Botanical name: 

The root of Rubia tinctorum, Linné.
Nat. Ord.—Rubiaceae.
COMMON NAMES: Madder, Dyer's madder.

Botanical Source.—Dyer's madder has a perennial, long, cylindrical root, about the thickness of a quill, branched, externally deep, reddish-brown. The stems are several in number, herbaceous, diffuse, brittle, branched, tetragonal, and very rough, with sharp hooks. The leaves are 4 to 6 in a whorl, lanceolate or oblong-lanceolate, mucronate, somewhat membraneous, with pinnated veins, 2 or 3 inches long, and nearly one-third as wide. Flowers small and yellow. Corolla rotate and 5-parted; lobes ovate-lanceolate, apiculate. Stamens 5, short; style. 2. short; anthers ovate-oblong; stigmas conical. Fruit didymous, globose, baccate, shining, and juicy (L.—Wi.).

History and Description.—Madder is a native of the Mediterranean and southern European countries, and was extensively cultivated for the use of the dyer in various parts of that continent. The drug was chiefly imported from Holland and France, but its use is now largely supplanted by that of the artificial alizarin dye-stuffs. The root is collected in the third year of the plant, is freed from its epidermis and then dried. It consists of a dark, easily separable cortex, whose epidermis is thin, and of a ligneous meditullium, which, in the fresh state, is yellow, but becomes reddish by drying. It has a feeble odor, and a bitter and astringent taste, which properties, together with its color, are communicated to alcohol or water. The microscope discovers numerous needle-shaped crystals, or raphides, in the cells of the root-bark (P.).

Chemical Composition.—The color-producing principles of madder root are chiefly alizarin (C14H8O4) and purpurin (C15H8O5), which exist in the root partly free, but mostly combined with sugar, in the form of more or less easily decomposable glucosids. Decomposition is effected through the agency of the water-soluble, nitrogenous ferment, erythrozym, when solutions of madder extract are exposed to the air (Schunck, 1851). The alizarin-glucosid is the ruberythric acid of Rochleder (1851) (rubianic acid of Schunck), and is itself probably a decomposition product of rubian (Schunck). In the formation of purpurin from the glucosid, an intermediary product is pseudo-purpurin (purpurin-carbonic acid), which also exists in the root in free condition. Upon exposure to the air, it loses carbonic acid, and becomes purpurin. Additional constituents of madder root are sugar (10 to 15 per cent), pectin, albuminous bodies, yellow xanthine of Kuhlmann (1824), and rubichloric acid of Rochleder (chlorogenine of Schunck), which is a glucosid yielding an undesirable brownish-green coloring matter. Xanthine and chlorogenine can be removed with cold water, which dissolves from dried madder a total of 55 per cent, while boiling water abstracts about 3 per cent, consisting of nearly all the valuable color-giving constituents of madder.

ALIZARIN (C14H8O4) was discovered in madder, in 1826, by Colin and Robiquet, and was obtained synthetically from the hydrocarbon, anthracene (C14H10), by Graebe and Liebermann, in 1869. According to these chemists, it is dioxyanthraquinone. Alizarin crystallizes in dark-yellow or red prisms, or in scales, is freely soluble in alcohol, ether, wood alcohol, benzol, carbon disulphide, oil of turpentine and glycerin, very little soluble in boiling water (1 in 2940). It is insoluble in cold, very little soluble in hot solution of alum, differing in this respect from purpurin. At a temperature of 237.7° C. (460° F.), it sublimes in the form of orange-colored prisms. It dissolves in caustic alkali with purple-blue color; with calcium, barium, aluminum salts, also with the salts of heavy metals, it forms insoluble colored compounds. With alumina, fixed in fabrics, it yields red and pink; with ferric salts, purple and black colors; calico impregnated with oil and alum produces, with alizarin, Turkey-red.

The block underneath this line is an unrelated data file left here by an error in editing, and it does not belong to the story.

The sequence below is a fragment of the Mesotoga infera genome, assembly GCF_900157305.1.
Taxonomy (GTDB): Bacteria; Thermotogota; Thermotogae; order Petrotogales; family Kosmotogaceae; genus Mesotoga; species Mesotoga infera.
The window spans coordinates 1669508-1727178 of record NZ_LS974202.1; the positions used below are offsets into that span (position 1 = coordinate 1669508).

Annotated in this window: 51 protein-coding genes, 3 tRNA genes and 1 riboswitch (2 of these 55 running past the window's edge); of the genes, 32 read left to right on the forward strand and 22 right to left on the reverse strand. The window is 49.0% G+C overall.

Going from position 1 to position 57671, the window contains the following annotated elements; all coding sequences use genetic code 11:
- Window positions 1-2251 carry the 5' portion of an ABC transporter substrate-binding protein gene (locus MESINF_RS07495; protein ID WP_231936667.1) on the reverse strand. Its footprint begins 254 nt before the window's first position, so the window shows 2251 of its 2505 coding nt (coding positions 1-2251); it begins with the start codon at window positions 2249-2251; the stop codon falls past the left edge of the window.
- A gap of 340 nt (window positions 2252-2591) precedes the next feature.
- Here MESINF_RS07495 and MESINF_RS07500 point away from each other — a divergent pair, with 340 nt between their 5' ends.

PURPURIN (C14H8O5) is oxyalizarin or trioxy-anthraquinone. It was formerly designated as madder-purple. It crystallizes from alcohol in red needles, is more soluble in boiling water than alizarin, and dissolves readily in hot solution of alum with cherry-red color. By heating purpurin in sealed glass tubes to about 215° C. (400° F.), it is converted into alizarin (Bolley).

As to other coloring principles of madder, e. g., munjistin (C15H8O6) and purpuro-xanthine (C14H8O4), see A. Wurtz, Amer. Jour. Pharm., 1883, p. 365; and Husemann and Hilger, Pflanzenstoffe. Also see admirable paper on madder by Dr. Crace-Calvert, Pharm. Jour. Trans., Vol. II, 1871-72, pp. 394 and 414; and by W. J. Russell, ibid., Vol. IV, 1873-74, pp. 346 and 382.

Action, Medical Uses, and Dosage.—Madder is supposed to promote the menstrual and urinary discharges, and has been recommended for such purposes by various practitioners. However, it is not in general use, as the profession lack confidence in its action. The dose is 30 grains, 3 or 4 times a day. Animals fed upon madder have their bones colored red by it.

ALIZARIN INK.—Leonhardi obtained a patent for "Alizarin Ink" which does not contain gum, is prevented from becoming moldy by its indigo and acetate of iron, and in which the sulphate of indigo prevents the tannate of iron from separating. It is prepared by digesting 24 parts of aleppo galls and 3 parts of Dutch madder with 120 parts of water. The liquid is filtered and mixed with 1.2 parts solution of indigo, 6.2 sulphate of iron, and 2 parts crude acetate of iron solution. It is said to be a superior ink.

King's American Dispensatory, 1898, was written by Harvey Wickes Felter, M.D., and John Uri Lloyd, Phr. M., Ph. D.